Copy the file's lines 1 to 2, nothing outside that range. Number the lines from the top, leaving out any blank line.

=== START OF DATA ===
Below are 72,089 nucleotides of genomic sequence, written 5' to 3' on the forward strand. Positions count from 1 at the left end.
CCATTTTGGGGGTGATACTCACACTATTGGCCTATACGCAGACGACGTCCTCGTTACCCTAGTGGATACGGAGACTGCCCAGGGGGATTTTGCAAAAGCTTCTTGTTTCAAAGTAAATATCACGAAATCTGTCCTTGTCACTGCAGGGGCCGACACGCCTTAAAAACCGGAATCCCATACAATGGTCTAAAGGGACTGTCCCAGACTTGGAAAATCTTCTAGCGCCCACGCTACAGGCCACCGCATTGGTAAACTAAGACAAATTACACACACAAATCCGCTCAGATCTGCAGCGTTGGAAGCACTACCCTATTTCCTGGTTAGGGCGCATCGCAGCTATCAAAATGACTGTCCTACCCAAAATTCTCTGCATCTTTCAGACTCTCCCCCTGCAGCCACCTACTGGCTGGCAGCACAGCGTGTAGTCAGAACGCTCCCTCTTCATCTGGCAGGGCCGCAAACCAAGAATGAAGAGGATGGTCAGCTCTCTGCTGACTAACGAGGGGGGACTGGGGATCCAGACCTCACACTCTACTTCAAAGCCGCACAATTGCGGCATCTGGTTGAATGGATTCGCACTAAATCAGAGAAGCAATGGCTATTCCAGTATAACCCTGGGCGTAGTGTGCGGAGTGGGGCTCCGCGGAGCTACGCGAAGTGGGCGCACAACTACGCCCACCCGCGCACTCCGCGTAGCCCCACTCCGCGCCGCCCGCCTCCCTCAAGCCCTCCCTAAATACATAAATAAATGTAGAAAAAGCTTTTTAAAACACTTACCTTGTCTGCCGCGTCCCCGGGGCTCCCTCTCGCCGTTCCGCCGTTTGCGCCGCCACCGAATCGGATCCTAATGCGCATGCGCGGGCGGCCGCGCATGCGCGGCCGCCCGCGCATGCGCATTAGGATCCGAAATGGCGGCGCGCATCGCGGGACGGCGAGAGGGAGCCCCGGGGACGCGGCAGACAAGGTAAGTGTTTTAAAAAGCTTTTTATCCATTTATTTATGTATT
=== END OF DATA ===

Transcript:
Below are 72,089 nucleotides of genomic sequence, written 5' to 3' on the forward strand. Positions count from 1 at the left end.
CCATTTTGGGGGTGATACTCACACTATTGGCCTATACGCAGACGACGTCCTCGTTACCCTAGTGGATACGGAGACTGCCCAGGGGGATTTTGCAAAAGCTTCTTGTTTCAAAGTAAATATCACGAAATCTGTCCTTGTCACTGCAGGGGCCGACACGCCTTAAAAACCGGAATCCCATACAATGGTCTAAAGGGACTGTCCCAGACTTGGAAAATCTTCTAGCGCCCACGCTACAGGCCACCGCATTGGTAAACTAAGACAAATTACACACACAAATCCGCTCAGATCTGCAGCGTTGGAAGCACTACCCTATTTCCTGGTTAGGGCGCATCGCAGCTATCAAAATGACTGTCCTACCCAAAATTCTCTGCATCTTTCAGACTCTCCCCCTGCAGCCACCTACTGGCTGGCAGCACAGCGTGTAGTCAGAACGCTCCCTCTTCATCTGGCAGGGCCGCAAACCAAGAATGAAGAGGATGGTCAGCTCTCTGCTGACTAACGAGGGGGGACTGGGGATCCAGACCTCACACTCTACTTCAAAGCCGCACAATTGCGGCATCTGGTTGAATGGATTCGCACTAAATCAGAGAAGCAATGGCTATTCCAGTATAACCCTGGGCGTAGTGTGCGGAGTGGGGCTCCGCGGAGCTACGCGAAGTGGGCGCACAACTACGCCCACCCGCGCACTCCGCGTAGCCCCACTCCGCGCCGCCCGCCTCCCTCAAGCCCTCCCTAAATACATAAATAAATGTAGAAAAAGCTTTTTAAAACACTTACCTTGTCTGCCGCGTCCCCGGGGCTCCCTCTCGCCGTTCCGCCGTTTGCGCCGCCACCGAATCGGATCCTAATGCGCATGCGCGGGCGGCCGCGCATGCGCGGCCGCCCGCGCATGCGCATTAGGATCCGAAATGGCGGCGCGCATCGCGGGACGGCGAGAGGGAGCCCCGGGGACGCGGCAGACAAGGTAAGTGTTTTAAAAAGCTTTTTATCCATTTATTTATGTATT